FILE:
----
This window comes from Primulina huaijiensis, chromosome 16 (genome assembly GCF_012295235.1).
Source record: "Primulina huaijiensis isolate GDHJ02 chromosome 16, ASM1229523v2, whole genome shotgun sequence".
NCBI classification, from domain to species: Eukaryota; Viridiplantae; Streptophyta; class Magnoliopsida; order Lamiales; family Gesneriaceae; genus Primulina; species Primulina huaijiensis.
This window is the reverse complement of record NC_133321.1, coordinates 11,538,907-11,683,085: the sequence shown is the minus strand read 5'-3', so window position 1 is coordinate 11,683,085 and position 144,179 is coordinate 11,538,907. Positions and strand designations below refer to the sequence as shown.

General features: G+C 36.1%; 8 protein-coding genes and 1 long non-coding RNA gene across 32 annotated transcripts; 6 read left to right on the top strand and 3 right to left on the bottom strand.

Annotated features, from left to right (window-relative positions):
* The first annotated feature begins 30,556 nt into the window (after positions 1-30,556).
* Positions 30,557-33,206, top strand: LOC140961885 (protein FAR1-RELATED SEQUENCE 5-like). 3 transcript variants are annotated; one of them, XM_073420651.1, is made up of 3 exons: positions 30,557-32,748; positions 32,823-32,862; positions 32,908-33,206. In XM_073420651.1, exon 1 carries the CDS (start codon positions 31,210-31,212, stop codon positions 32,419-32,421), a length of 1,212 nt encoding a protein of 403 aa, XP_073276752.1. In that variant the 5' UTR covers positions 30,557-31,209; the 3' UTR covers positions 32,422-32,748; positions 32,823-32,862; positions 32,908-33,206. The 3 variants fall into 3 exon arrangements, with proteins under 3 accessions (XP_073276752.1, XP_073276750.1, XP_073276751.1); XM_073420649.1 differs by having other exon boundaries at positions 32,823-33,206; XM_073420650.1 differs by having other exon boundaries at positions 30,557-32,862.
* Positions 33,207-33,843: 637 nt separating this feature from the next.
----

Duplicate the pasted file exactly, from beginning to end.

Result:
This window comes from Primulina huaijiensis, chromosome 16 (genome assembly GCF_012295235.1).
Source record: "Primulina huaijiensis isolate GDHJ02 chromosome 16, ASM1229523v2, whole genome shotgun sequence".
NCBI classification, from domain to species: Eukaryota; Viridiplantae; Streptophyta; class Magnoliopsida; order Lamiales; family Gesneriaceae; genus Primulina; species Primulina huaijiensis.
This window is the reverse complement of record NC_133321.1, coordinates 11,538,907-11,683,085: the sequence shown is the minus strand read 5'-3', so window position 1 is coordinate 11,683,085 and position 144,179 is coordinate 11,538,907. Positions and strand designations below refer to the sequence as shown.

General features: G+C 36.1%; 8 protein-coding genes and 1 long non-coding RNA gene across 32 annotated transcripts; 6 read left to right on the top strand and 3 right to left on the bottom strand.

Annotated features, from left to right (window-relative positions):
* The first annotated feature begins 30,556 nt into the window (after positions 1-30,556).
* Positions 30,557-33,206, top strand: LOC140961885 (protein FAR1-RELATED SEQUENCE 5-like). 3 transcript variants are annotated; one of them, XM_073420651.1, is made up of 3 exons: positions 30,557-32,748; positions 32,823-32,862; positions 32,908-33,206. In XM_073420651.1, exon 1 carries the CDS (start codon positions 31,210-31,212, stop codon positions 32,419-32,421), a length of 1,212 nt encoding a protein of 403 aa, XP_073276752.1. In that variant the 5' UTR covers positions 30,557-31,209; the 3' UTR covers positions 32,422-32,748; positions 32,823-32,862; positions 32,908-33,206. The 3 variants fall into 3 exon arrangements, with proteins under 3 accessions (XP_073276752.1, XP_073276750.1, XP_073276751.1); XM_073420649.1 differs by having other exon boundaries at positions 32,823-33,206; XM_073420650.1 differs by having other exon boundaries at positions 30,557-32,862.
* Positions 33,207-33,843: 637 nt separating this feature from the next.